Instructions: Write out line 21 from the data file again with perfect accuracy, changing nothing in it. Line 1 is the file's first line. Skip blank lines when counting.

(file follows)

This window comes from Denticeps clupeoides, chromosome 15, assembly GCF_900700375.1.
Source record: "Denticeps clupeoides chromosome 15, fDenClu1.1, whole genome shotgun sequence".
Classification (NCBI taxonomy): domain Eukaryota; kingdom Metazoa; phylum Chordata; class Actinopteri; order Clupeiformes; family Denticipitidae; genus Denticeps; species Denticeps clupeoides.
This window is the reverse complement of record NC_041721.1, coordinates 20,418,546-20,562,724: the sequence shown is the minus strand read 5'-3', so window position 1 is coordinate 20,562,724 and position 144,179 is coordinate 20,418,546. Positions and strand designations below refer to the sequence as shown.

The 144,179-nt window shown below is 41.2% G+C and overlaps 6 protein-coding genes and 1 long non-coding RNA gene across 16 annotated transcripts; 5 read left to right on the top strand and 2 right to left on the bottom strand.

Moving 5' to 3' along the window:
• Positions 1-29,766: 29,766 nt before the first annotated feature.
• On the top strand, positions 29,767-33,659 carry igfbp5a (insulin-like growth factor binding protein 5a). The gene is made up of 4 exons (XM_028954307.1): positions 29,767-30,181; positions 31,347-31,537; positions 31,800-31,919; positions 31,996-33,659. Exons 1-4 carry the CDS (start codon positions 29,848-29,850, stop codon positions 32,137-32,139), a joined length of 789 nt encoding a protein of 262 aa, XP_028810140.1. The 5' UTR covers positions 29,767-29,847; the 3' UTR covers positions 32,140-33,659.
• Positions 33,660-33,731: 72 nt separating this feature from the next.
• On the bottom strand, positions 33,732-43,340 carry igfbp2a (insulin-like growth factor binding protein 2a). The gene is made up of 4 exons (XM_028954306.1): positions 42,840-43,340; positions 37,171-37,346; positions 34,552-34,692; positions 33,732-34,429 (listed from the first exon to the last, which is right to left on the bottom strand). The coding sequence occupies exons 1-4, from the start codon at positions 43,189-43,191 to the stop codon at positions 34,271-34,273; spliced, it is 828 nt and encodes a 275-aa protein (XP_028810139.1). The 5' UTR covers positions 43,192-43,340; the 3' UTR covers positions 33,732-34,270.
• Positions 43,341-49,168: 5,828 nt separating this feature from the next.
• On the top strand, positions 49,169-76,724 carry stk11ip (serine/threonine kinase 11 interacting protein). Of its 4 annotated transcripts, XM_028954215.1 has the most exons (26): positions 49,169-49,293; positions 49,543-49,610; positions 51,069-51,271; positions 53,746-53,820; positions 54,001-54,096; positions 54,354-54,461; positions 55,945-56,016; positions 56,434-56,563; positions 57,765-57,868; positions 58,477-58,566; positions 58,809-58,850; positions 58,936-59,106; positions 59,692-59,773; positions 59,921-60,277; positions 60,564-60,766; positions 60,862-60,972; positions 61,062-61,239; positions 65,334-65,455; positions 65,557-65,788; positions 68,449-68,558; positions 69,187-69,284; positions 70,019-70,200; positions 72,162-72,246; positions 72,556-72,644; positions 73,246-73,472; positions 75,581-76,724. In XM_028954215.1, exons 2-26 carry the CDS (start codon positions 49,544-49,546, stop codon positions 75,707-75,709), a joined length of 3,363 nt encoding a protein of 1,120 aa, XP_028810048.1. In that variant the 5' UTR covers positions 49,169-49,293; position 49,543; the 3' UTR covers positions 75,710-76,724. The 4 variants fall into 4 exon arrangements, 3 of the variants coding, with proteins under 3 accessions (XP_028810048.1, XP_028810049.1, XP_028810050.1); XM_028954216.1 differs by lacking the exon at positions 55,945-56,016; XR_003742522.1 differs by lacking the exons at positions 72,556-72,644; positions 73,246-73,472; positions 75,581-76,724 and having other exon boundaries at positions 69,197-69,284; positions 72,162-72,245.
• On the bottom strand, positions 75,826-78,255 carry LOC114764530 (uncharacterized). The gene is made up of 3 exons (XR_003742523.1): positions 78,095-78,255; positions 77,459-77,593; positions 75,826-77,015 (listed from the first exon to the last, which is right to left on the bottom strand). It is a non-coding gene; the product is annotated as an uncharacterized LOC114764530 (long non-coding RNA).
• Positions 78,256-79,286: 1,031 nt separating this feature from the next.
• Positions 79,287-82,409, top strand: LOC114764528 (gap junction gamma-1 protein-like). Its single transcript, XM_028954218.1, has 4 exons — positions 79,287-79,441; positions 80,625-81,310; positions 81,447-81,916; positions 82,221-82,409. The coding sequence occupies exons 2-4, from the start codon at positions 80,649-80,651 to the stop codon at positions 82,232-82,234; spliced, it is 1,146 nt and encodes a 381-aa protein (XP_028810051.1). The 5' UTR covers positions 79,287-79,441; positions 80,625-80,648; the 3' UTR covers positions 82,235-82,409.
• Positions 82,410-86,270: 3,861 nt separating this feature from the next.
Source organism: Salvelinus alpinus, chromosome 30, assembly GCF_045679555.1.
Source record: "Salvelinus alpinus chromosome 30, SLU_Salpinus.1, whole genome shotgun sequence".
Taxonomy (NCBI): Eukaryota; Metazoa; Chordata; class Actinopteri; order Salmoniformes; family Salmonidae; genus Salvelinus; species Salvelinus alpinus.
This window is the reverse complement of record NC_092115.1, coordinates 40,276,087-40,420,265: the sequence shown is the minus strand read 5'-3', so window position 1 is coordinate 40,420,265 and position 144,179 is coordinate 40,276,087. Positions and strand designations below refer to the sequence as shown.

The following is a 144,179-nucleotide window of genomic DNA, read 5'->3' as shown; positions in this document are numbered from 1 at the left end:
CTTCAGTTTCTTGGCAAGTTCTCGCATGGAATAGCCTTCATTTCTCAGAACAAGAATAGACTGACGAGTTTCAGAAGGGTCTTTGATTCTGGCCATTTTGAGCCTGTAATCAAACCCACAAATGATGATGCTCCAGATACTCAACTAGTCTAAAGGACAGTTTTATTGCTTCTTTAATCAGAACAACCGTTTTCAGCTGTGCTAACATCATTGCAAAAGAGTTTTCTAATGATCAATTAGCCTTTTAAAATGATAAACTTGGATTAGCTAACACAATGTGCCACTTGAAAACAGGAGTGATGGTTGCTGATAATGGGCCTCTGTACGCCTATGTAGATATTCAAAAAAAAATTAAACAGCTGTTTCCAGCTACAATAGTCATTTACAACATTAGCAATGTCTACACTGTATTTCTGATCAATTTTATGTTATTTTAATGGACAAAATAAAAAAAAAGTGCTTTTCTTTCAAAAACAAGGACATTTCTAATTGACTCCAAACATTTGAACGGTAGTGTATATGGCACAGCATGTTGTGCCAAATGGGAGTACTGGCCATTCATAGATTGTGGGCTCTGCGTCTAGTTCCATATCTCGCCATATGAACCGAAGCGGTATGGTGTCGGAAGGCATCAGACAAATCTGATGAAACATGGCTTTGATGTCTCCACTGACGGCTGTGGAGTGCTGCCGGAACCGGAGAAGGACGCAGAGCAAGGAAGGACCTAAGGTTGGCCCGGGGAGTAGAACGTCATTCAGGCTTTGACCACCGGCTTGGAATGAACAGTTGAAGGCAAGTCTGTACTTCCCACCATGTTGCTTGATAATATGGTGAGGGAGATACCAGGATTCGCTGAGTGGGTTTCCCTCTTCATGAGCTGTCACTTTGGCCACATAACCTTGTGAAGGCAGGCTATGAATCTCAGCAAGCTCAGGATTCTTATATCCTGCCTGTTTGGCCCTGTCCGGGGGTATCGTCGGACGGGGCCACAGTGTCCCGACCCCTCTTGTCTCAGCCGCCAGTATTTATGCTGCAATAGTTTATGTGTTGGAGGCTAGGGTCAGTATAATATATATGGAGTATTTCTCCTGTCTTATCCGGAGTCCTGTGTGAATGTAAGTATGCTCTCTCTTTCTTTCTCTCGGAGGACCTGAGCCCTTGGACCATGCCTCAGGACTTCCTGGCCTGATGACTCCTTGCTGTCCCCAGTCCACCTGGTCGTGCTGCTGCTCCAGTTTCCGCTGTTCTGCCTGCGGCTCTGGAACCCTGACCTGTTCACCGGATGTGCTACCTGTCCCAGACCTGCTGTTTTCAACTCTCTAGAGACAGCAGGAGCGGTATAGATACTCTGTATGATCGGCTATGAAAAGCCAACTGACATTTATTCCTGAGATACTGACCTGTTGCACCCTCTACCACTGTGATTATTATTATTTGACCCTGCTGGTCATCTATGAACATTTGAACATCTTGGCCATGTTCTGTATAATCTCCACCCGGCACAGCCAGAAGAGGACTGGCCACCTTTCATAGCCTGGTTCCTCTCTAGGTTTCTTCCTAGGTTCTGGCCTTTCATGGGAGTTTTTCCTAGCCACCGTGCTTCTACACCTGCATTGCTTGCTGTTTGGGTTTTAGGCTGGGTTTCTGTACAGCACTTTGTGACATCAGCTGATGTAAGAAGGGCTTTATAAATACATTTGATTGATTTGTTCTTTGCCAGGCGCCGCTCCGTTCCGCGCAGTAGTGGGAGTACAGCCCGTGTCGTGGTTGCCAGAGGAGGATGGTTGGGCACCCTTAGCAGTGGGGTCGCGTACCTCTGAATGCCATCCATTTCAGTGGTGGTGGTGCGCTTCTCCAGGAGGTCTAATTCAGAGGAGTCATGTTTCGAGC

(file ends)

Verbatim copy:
The following is a 144,179-nucleotide window of genomic DNA, read 5'->3' as shown; positions in this document are numbered from 1 at the left end: